LM: We have heard that there are stories.
DrBF: Yes, as I said there are anecdotal studies. When you run a clinical trial and you test a huge group of patients for a treatment then you gain results and then you can finally make a decision whether it is a good treatment or not. Sometimes you will have simple cases, which are very, very interesting, and basically they are forerunners for doing the clinical trials for that particular thing. Dr.Julie Taguchi had one patient who treated herself with relatively high doses of progesterone cream. The tumor went into remission. And then we have this study with Dr. Ken T, an older physician friend of mine who had metastatic bladder cancer cells to his lungs. He was a patient of Dr.Taguchi. I suggested he should be treated with relatively high doses of progesterone administered by cream and also orally with micronized progesterone. The lungs completely cleared up and the metastatic cancer cells disappeared. I think that the whole idea of treating certain cancers with transdermal progesterone fits into a bigger picture that we are just beginning to see like light down at the end of the tunnel.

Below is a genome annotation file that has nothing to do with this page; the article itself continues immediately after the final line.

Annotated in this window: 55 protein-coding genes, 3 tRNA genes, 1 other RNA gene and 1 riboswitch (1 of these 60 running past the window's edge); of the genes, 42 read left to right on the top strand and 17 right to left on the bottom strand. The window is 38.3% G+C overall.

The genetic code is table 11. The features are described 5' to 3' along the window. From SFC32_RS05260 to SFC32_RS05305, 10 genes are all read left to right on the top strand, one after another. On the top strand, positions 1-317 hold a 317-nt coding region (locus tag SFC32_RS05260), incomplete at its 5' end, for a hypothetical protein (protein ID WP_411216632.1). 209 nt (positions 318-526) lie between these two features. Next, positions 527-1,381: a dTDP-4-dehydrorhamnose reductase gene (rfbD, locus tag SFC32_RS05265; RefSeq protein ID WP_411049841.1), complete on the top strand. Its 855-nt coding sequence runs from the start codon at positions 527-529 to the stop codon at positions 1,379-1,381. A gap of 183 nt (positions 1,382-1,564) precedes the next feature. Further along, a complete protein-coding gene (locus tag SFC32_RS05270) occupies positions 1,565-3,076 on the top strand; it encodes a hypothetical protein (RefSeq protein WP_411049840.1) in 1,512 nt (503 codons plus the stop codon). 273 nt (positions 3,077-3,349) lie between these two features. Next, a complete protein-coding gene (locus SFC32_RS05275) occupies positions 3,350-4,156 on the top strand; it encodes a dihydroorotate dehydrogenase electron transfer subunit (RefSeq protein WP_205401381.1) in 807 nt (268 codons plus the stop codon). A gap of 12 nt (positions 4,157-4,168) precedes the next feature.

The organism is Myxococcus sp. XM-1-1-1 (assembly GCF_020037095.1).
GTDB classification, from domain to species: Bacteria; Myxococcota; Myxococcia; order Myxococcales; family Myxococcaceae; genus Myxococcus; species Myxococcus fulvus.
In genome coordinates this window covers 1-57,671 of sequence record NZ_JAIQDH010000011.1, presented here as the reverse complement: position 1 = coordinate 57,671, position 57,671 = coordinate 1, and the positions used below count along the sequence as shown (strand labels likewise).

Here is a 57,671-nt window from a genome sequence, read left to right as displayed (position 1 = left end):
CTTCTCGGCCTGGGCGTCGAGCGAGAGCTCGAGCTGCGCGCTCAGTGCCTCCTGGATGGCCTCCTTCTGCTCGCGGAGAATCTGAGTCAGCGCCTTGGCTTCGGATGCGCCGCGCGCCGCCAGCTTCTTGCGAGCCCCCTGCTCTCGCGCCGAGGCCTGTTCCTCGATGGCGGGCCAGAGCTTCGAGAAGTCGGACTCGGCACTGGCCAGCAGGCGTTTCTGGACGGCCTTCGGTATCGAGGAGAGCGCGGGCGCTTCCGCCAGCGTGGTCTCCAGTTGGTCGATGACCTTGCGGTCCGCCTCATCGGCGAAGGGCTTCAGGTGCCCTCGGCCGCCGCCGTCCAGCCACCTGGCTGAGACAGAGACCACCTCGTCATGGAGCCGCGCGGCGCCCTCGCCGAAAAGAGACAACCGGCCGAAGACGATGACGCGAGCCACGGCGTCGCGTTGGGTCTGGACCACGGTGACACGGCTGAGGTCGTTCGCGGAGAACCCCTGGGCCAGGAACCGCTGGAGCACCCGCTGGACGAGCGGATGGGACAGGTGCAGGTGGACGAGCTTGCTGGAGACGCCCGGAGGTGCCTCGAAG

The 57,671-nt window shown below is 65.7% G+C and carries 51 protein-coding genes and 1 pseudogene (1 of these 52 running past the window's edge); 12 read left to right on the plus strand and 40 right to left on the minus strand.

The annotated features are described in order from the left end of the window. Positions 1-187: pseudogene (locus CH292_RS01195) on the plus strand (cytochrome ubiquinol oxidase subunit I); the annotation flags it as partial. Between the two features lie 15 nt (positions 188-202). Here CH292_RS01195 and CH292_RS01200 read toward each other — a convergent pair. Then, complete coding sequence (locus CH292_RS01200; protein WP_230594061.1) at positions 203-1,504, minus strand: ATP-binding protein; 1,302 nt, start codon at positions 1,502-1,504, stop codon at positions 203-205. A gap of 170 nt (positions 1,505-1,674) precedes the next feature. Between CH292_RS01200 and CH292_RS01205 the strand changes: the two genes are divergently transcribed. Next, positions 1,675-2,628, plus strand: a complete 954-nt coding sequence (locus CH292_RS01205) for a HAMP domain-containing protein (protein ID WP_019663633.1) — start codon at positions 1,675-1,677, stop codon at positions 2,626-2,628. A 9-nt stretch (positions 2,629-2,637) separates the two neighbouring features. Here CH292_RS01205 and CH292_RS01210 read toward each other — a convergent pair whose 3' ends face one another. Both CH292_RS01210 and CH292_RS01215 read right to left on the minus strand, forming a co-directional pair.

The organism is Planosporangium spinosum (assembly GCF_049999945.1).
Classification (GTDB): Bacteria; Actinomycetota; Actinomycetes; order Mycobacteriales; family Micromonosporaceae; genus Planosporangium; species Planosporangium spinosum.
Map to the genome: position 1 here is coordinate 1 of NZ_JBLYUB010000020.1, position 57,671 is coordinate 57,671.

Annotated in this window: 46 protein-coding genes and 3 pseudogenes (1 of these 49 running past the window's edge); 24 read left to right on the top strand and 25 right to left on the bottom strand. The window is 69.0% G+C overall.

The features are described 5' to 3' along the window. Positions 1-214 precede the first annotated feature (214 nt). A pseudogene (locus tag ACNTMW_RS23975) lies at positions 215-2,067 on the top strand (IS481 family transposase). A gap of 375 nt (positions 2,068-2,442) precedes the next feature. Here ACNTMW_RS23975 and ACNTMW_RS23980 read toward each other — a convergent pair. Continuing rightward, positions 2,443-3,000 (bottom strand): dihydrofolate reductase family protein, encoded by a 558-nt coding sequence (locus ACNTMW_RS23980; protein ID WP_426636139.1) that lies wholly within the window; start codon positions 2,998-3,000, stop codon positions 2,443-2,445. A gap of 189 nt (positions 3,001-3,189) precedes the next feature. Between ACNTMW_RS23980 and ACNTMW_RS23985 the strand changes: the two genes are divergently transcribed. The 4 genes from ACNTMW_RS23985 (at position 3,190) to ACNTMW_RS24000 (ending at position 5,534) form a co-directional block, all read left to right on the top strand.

LM: Some of the women have had a bad reaction to the HRT cream that they have used and they switched over to using olive oil. T.S. Wiley told us that wasn’t a good thing to use. We were wondering if there is any evidence that this is a legitimate approach.
DrBF: Well, if you ask an old compounding pharmacist what he would use for steroid treatment for a transdermal therapy he would look up in his book that says use olive oil. Nothing is wrong with olive oil. Basically you could use that all the time. It is probably easier to use a cream because you add it on the skin to be easily absorbed. It’s not sticky like olive oil, but nothing is wrong with olive oil. Or you can use any kind of vegetable oil. It can be peanut oil, yah know, you could diesel oil – nah – take that out! (laughter)
LM: Thank you for this information, Dr. Formby.
Dr.BF: You know. Laurel, these are just basics. I am no guru. I am a scientist and investigator. If you know what you are talking about you are quite safe. You know, as a scientist you cannot speculate. Only scientific documented facts are valid.